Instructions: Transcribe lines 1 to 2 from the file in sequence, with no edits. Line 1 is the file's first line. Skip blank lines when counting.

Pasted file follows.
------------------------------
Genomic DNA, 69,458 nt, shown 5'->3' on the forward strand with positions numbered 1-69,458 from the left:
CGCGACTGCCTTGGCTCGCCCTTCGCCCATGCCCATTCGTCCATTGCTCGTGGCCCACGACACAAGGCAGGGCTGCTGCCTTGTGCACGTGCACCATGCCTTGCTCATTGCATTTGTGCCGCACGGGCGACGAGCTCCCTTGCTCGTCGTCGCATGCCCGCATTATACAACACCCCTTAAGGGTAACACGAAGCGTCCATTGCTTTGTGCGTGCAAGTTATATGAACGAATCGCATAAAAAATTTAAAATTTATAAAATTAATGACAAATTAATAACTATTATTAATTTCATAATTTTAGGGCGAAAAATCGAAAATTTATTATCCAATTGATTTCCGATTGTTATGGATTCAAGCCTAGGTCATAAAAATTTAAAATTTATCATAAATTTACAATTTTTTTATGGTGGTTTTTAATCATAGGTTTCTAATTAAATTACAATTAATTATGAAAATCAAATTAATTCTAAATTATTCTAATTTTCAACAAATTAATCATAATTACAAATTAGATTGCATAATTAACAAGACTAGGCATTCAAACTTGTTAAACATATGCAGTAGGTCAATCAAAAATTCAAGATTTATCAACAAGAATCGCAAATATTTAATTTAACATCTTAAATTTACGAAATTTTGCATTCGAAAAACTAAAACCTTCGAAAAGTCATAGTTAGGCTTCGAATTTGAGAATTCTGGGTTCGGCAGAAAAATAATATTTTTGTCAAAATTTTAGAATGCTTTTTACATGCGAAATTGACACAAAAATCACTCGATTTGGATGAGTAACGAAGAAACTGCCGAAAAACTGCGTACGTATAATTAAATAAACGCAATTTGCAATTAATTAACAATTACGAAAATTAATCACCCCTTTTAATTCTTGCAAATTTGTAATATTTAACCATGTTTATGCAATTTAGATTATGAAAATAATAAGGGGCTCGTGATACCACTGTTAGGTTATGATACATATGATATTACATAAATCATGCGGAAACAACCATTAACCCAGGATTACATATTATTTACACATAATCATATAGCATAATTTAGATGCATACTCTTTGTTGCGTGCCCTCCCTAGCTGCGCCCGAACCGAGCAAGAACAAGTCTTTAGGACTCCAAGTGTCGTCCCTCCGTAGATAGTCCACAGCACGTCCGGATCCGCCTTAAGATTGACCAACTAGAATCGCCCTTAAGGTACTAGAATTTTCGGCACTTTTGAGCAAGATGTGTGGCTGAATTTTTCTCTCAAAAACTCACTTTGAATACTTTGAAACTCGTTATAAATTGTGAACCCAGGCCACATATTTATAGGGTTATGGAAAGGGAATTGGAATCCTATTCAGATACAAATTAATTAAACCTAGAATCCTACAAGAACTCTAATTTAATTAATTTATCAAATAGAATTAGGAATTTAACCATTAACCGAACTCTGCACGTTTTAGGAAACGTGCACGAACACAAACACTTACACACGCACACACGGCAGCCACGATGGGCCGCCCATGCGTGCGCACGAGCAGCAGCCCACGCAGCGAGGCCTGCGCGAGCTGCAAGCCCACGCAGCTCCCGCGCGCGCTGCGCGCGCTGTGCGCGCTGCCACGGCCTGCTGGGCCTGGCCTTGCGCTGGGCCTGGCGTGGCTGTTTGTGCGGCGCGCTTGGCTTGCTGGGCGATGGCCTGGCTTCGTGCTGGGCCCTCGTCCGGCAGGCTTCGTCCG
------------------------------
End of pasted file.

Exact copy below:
Genomic DNA, 69,458 nt, shown 5'->3' on the forward strand with positions numbered 1-69,458 from the left:
CGCGACTGCCTTGGCTCGCCCTTCGCCCATGCCCATTCGTCCATTGCTCGTGGCCCACGACACAAGGCAGGGCTGCTGCCTTGTGCACGTGCACCATGCCTTGCTCATTGCATTTGTGCCGCACGGGCGACGAGCTCCCTTGCTCGTCGTCGCATGCCCGCATTATACAACACCCCTTAAGGGTAACACGAAGCGTCCATTGCTTTGTGCGTGCAAGTTATATGAACGAATCGCATAAAAAATTTAAAATTTATAAAATTAATGACAAATTAATAACTATTATTAATTTCATAATTTTAGGGCGAAAAATCGAAAATTTATTATCCAATTGATTTCCGATTGTTATGGATTCAAGCCTAGGTCATAAAAATTTAAAATTTATCATAAATTTACAATTTTTTTATGGTGGTTTTTAATCATAGGTTTCTAATTAAATTACAATTAATTATGAAAATCAAATTAATTCTAAATTATTCTAATTTTCAACAAATTAATCATAATTACAAATTAGATTGCATAATTAACAAGACTAGGCATTCAAACTTGTTAAACATATGCAGTAGGTCAATCAAAAATTCAAGATTTATCAACAAGAATCGCAAATATTTAATTTAACATCTTAAATTTACGAAATTTTGCATTCGAAAAACTAAAACCTTCGAAAAGTCATAGTTAGGCTTCGAATTTGAGAATTCTGGGTTCGGCAGAAAAATAATATTTTTGTCAAAATTTTAGAATGCTTTTTACATGCGAAATTGACACAAAAATCACTCGATTTGGATGAGTAACGAAGAAACTGCCGAAAAACTGCGTACGTATAATTAAATAAACGCAATTTGCAATTAATTAACAATTACGAAAATTAATCACCCCTTTTAATTCTTGCAAATTTGTAATATTTAACCATGTTTATGCAATTTAGATTATGAAAATAATAAGGGGCTCGTGATACCACTGTTAGGTTATGATACATATGATATTACATAAATCATGCGGAAACAACCATTAACCCAGGATTACATATTATTTACACATAATCATATAGCATAATTTAGATGCATACTCTTTGTTGCGTGCCCTCCCTAGCTGCGCCCGAACCGAGCAAGAACAAGTCTTTAGGACTCCAAGTGTCGTCCCTCCGTAGATAGTCCACAGCACGTCCGGATCCGCCTTAAGATTGACCAACTAGAATCGCCCTTAAGGTACTAGAATTTTCGGCACTTTTGAGCAAGATGTGTGGCTGAATTTTTCTCTCAAAAACTCACTTTGAATACTTTGAAACTCGTTATAAATTGTGAACCCAGGCCACATATTTATAGGGTTATGGAAAGGGAATTGGAATCCTATTCAGATACAAATTAATTAAACCTAGAATCCTACAAGAACTCTAATTTAATTAATTTATCAAATAGAATTAGGAATTTAACCATTAACCGAACTCTGCACGTTTTAGGAAACGTGCACGAACACAAACACTTACACACGCACACACGGCAGCCACGATGGGCCGCCCATGCGTGCGCACGAGCAGCAGCCCACGCAGCGAGGCCTGCGCGAGCTGCAAGCCCACGCAGCTCCCGCGCGCGCTGCGCGCGCTGTGCGCGCTGCCACGGCCTGCTGGGCCTGGCCTTGCGCTGGGCCTGGCGTGGCTGTTTGTGCGGCGCGCTTGGCTTGCTGGGCGATGGCCTGGCTTCGTGCTGGGCCCTCGTCCGGCAGGCTTCGTCCG